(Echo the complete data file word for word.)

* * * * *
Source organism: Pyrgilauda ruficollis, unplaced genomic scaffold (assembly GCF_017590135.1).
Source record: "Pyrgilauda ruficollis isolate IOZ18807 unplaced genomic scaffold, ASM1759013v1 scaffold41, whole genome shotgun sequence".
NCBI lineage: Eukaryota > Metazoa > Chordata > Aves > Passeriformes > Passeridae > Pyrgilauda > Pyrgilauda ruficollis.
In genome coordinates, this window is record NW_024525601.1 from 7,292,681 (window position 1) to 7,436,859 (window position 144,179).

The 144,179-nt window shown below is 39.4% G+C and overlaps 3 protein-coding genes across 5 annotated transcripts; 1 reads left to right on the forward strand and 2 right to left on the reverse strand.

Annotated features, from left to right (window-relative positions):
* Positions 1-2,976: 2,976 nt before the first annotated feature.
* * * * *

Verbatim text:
Source organism: Pyrgilauda ruficollis, unplaced genomic scaffold (assembly GCF_017590135.1).
Source record: "Pyrgilauda ruficollis isolate IOZ18807 unplaced genomic scaffold, ASM1759013v1 scaffold41, whole genome shotgun sequence".
NCBI lineage: Eukaryota > Metazoa > Chordata > Aves > Passeriformes > Passeridae > Pyrgilauda > Pyrgilauda ruficollis.
In genome coordinates, this window is record NW_024525601.1 from 7,292,681 (window position 1) to 7,436,859 (window position 144,179).

The 144,179-nt window shown below is 39.4% G+C and overlaps 3 protein-coding genes across 5 annotated transcripts; 1 reads left to right on the forward strand and 2 right to left on the reverse strand.

Annotated features, from left to right (window-relative positions):
* Positions 1-2,976: 2,976 nt before the first annotated feature.